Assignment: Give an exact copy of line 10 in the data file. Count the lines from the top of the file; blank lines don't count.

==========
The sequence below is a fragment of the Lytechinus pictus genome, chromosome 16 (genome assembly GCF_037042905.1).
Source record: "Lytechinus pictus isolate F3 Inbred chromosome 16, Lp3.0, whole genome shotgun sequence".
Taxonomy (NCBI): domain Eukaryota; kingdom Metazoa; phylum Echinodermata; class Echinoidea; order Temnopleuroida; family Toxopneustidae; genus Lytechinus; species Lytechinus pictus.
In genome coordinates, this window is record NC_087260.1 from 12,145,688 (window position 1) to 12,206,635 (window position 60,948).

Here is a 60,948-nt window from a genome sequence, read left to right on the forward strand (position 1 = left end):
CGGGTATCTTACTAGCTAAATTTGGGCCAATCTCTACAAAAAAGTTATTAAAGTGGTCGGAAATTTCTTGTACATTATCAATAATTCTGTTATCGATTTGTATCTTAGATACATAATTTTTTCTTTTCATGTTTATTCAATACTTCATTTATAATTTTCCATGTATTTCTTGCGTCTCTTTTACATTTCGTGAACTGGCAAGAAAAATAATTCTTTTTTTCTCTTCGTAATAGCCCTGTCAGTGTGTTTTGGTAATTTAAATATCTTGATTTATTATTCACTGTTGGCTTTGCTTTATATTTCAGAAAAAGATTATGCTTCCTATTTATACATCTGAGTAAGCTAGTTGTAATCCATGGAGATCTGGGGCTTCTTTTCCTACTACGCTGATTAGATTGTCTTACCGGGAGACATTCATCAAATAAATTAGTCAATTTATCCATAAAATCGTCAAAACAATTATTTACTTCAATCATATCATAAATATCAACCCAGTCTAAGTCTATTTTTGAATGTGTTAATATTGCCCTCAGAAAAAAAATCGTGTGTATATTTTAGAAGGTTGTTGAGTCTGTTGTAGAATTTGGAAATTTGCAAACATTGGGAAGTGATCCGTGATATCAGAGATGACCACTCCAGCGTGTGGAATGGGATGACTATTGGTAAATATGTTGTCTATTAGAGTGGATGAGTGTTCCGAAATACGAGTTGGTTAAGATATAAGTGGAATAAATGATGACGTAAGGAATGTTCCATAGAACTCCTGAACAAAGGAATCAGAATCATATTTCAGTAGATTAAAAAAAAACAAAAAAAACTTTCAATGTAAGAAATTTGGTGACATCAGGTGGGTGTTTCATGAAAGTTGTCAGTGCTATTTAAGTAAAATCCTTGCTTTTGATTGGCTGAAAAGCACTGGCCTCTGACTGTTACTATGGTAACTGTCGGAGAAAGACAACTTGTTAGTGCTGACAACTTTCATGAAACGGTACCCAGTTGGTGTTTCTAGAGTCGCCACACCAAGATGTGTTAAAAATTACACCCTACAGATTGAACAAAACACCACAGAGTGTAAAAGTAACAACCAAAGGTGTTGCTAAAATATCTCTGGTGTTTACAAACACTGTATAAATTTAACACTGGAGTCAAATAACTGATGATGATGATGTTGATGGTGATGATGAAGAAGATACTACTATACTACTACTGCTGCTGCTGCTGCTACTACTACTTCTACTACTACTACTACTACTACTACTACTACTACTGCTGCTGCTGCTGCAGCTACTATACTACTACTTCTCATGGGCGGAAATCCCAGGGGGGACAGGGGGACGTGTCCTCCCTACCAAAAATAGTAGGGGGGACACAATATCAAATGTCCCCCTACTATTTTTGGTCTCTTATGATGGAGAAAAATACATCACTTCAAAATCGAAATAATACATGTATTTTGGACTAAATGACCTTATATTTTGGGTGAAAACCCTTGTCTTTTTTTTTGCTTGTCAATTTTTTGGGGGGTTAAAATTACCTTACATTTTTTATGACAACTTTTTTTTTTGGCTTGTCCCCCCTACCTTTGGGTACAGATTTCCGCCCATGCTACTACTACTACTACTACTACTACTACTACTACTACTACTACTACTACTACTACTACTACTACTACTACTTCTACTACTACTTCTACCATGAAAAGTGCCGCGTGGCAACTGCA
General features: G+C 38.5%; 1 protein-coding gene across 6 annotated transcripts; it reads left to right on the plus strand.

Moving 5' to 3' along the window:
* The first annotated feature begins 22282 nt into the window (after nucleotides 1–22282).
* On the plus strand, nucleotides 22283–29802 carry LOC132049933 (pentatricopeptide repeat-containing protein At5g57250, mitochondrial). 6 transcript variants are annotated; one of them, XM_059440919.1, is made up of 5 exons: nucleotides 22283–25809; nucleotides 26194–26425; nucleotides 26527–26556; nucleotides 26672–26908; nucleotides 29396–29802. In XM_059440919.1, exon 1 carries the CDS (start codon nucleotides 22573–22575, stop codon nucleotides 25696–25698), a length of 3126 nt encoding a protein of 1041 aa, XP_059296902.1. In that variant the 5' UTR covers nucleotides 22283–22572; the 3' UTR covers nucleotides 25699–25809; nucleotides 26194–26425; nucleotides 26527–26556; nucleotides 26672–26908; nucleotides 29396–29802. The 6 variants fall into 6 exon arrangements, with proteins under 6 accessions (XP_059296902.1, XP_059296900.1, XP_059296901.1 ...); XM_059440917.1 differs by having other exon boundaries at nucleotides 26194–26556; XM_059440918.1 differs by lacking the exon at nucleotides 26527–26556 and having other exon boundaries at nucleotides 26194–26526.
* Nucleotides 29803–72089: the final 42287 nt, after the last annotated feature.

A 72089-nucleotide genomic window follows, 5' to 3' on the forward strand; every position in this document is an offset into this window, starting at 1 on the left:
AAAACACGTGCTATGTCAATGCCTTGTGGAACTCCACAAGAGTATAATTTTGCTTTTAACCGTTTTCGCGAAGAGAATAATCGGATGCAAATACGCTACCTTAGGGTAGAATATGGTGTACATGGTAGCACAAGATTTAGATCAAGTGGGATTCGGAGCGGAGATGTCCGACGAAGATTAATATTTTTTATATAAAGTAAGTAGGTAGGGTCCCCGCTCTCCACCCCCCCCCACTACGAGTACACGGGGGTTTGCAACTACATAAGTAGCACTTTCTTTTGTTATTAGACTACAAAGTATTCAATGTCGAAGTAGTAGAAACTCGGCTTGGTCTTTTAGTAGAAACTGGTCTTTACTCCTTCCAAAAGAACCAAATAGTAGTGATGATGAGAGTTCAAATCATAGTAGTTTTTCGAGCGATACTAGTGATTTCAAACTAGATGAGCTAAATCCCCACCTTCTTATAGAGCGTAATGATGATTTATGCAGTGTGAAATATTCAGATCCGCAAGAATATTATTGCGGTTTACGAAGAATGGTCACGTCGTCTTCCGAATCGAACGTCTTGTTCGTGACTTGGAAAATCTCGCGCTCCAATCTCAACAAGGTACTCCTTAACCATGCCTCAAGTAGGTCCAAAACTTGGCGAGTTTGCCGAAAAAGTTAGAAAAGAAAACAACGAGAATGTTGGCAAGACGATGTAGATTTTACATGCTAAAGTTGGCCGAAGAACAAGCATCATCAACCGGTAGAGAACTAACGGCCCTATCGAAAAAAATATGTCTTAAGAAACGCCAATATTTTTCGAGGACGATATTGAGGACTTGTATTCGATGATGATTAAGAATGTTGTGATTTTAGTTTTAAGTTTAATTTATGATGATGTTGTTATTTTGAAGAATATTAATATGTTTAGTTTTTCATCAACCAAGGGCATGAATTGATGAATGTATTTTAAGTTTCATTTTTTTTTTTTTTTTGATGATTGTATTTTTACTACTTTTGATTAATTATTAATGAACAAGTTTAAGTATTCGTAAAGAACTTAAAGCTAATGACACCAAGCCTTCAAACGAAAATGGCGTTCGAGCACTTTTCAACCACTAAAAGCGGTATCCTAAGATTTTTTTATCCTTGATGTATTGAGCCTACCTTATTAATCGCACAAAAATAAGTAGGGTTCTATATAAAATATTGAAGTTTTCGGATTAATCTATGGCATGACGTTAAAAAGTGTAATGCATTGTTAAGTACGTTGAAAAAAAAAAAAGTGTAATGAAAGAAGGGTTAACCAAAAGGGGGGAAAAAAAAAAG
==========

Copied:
* On the plus strand, nucleotides 22283–29802 carry LOC132049933 (pentatricopeptide repeat-containing protein At5g57250, mitochondrial). 6 transcript variants are annotated; one of them, XM_059440919.1, is made up of 5 exons: nucleotides 22283–25809; nucleotides 26194–26425; nucleotides 26527–26556; nucleotides 26672–26908; nucleotides 29396–29802. In XM_059440919.1, exon 1 carries the CDS (start codon nucleotides 22573–22575, stop codon nucleotides 25696–25698), a length of 3126 nt encoding a protein of 1041 aa, XP_059296902.1. In that variant the 5' UTR covers nucleotides 22283–22572; the 3' UTR covers nucleotides 25699–25809; nucleotides 26194–26425; nucleotides 26527–26556; nucleotides 26672–26908; nucleotides 29396–29802. The 6 variants fall into 6 exon arrangements, with proteins under 6 accessions (XP_059296902.1, XP_059296900.1, XP_059296901.1 ...); XM_059440917.1 differs by having other exon boundaries at nucleotides 26194–26556; XM_059440918.1 differs by lacking the exon at nucleotides 26527–26556 and having other exon boundaries at nucleotides 26194–26526.